I understand your meaning here to lament service cuts, with the understanding that driver shortages make maintenance of routes such as the 87 difficult. I take the 62, which crosses the Mississippi to the West Side. It’s one of a very few bus routes to do so. It’s a catch-22, that more frequent routes would be more useful for more people, but with largely empty buses for existing routes, we have to be grateful for what service we currently enjoy. So use it or lose it, I guess.

  11. R Kaur

    Buses cannot run without drivers,I am in London right now they have bus drivers vacancy painted at the back of their buses.
    Metro Transit can do a better job by consolidate some routes.
    Ex: Rice St has too many routes-3AB,61 62 67 68

    Se Mpls 2 3 4 6 10 11 17 25 61 plus GL.W hy keep the 6U which is mostly duplicated it 4 blocks from #4 ?

    Longfellow has 2 low ridership routes 9 and 23 why not consolidate and keep 30mins headways instead of 2 routes hourly?

    Why keep UM routes when there are existing routes with a transfer?

    60-120mins frequencies are useless.

    Increase route spacing to 1/2 mile and keep the frequencies

  12. James Larson

    Demographer: Minnesota has one of the tightest labor markets in the U.S. and it’s unlikely to change , MPR, 12/7/22

    There are 90,000 fewer workers in Minnesota than before the pandemic, apparently referring to the labor force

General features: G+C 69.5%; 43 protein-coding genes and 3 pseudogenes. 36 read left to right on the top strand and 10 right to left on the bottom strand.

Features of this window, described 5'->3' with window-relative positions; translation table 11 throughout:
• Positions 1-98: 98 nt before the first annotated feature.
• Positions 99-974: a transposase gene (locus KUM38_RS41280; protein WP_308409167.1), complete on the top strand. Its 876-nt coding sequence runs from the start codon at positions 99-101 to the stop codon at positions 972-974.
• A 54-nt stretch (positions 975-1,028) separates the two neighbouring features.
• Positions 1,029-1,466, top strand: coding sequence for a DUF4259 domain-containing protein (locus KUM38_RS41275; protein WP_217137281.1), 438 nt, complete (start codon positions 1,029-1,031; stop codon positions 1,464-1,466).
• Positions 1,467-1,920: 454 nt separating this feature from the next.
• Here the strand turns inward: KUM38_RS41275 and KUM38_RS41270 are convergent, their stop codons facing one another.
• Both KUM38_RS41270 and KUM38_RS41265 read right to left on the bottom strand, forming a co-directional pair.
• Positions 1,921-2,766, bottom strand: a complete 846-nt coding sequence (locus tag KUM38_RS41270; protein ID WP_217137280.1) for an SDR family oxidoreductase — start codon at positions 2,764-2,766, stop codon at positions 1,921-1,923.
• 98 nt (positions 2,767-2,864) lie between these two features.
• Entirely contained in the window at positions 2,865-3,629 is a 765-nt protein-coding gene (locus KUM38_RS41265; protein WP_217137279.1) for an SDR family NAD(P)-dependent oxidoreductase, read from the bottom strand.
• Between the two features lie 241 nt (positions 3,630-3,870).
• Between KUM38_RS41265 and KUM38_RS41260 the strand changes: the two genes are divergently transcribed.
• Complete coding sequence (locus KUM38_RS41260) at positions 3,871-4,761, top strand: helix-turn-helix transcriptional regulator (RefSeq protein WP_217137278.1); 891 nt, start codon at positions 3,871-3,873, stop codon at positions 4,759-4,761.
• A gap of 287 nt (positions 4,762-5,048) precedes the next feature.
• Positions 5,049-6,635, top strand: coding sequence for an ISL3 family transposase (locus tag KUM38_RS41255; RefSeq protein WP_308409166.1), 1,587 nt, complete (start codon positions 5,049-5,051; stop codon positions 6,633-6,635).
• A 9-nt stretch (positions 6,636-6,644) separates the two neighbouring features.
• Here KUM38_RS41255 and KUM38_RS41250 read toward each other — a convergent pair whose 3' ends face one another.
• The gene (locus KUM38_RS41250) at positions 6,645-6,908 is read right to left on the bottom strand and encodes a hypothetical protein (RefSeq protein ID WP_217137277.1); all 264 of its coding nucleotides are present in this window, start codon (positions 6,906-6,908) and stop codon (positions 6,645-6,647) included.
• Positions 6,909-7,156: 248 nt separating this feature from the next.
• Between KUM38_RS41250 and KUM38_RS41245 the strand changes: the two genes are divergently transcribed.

Minnesota Labor Force Participation Rate, FRED. — https://fred.stlouisfed.org/series/LBSSA27

    Nationally, the labor force participation rate has been dwindling from a high point of about 67.3% in 2000 to 62.1% now. (It was 62.2% in January, so there hasn’t been any progress in that all year, actually a mini-decrease). Meanwhile the population of elderly (such as me) needing more and more service (me not yet but soon) grows.

    U.S. Labor Force Participation Rate: http://data.bls.gov/timeseries/LNS11300000

    1. James Larson

      The labor force statistics help explain why there is such a shortage of workers in most areas and occupations, such as bus drivers, to name one of many.

      I found a couple of other labor force statistics that illustrates the problem of fewer workers and more population:

      Nationally the number in the labor force is down 152,000 from pre-pandemic (December 2019) to the latest (November 2022)

      Meanwhile, the civilian noninstitutional population age 16+ has grown by 4.5 million during that same time period. This particular population is the base of most of the Bureau of Labor Statistics’ employment/unemployment numbers, and it is the denominator used in the calculation of the labor force participation rate